But don’t let’s kid ourselves. Capital still holds the whip hand. As The New York Times’s Noam Schreiber reported Feb. 1, “There is little evidence that service workers are winning any meaningful, long-term gains.” Wages are up, but they aren’t keeping pace with inflation. Union membership is declining. Even as the omicron virus raged in January, the workforce grew by nearly half a million people. And economic growth during the last quarter of 2021 was nothing short of astonishing.
In this booming economy, the problem of involuntary part-time work remains every bit as bad as it was before Covid, and at restaurants and hotels, it’s slightly worse. Last-minute scheduling of hours, which plays havoc with family responsibilities, is no less prevalent. Neither is outsourcing. Gig work, despite its long-term decline, saw an uptick during the pandemic, preliminary data suggest. That’s what you’d expect after the unemployment surge we saw in the spring of 2020.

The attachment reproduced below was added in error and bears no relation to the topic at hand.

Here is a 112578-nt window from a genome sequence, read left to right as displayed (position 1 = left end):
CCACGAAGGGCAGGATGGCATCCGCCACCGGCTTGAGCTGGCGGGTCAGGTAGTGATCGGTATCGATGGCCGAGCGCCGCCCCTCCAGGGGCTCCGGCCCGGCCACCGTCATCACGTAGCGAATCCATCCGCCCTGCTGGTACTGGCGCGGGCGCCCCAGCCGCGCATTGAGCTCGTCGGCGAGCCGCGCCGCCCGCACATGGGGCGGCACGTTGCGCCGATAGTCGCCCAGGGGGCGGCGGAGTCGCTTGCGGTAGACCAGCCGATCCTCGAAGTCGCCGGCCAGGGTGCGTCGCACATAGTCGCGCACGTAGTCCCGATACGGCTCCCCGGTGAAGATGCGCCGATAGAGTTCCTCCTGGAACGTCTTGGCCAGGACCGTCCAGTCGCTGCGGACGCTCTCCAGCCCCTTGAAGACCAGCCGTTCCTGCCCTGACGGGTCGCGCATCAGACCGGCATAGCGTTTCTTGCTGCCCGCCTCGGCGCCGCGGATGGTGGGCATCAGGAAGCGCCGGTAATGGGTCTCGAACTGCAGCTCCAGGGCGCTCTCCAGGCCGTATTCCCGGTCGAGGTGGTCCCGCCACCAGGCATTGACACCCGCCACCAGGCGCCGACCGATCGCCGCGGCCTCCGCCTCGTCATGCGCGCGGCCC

When Weil was Obama’s Wage and Hour administrator, he wrote a guidance document addressing how to enforce labor laws when a worker is, at least on paper, employed by a company other than the one that he actually works for. The chief tool is a concept called “joint employment.” If the government can demonstrate that the employee of one company is controlled to a meaningful degree by another company, then it can hold both companies legally accountable for any wage theft or other labor violations that occur.
Obama’s National Labor Relations Board was extremely successful in assigning joint-employer liability to McDonald’s. McDonald’s is a corporation that can feed 25 million customers per day with a payroll of only 200,000. This latter-day miracle is made possible by an additional two million burger-flippers employed by franchisees. The NLRB made a persuasive case that the Chicago-based corporation exerted sufficient control over these franchisees’ employees to be on the hook for their labor violations, which were many. That prompted McDonald’s to settle the case. Unfortunately, by the time that happened, Donald Trump was president, and his NLRB was eager to put the matter behind it. As a consequence, the settlement was for a mere $170,000, a price that wouldn’t buy a decent one-bedroom condominium in Chicago.
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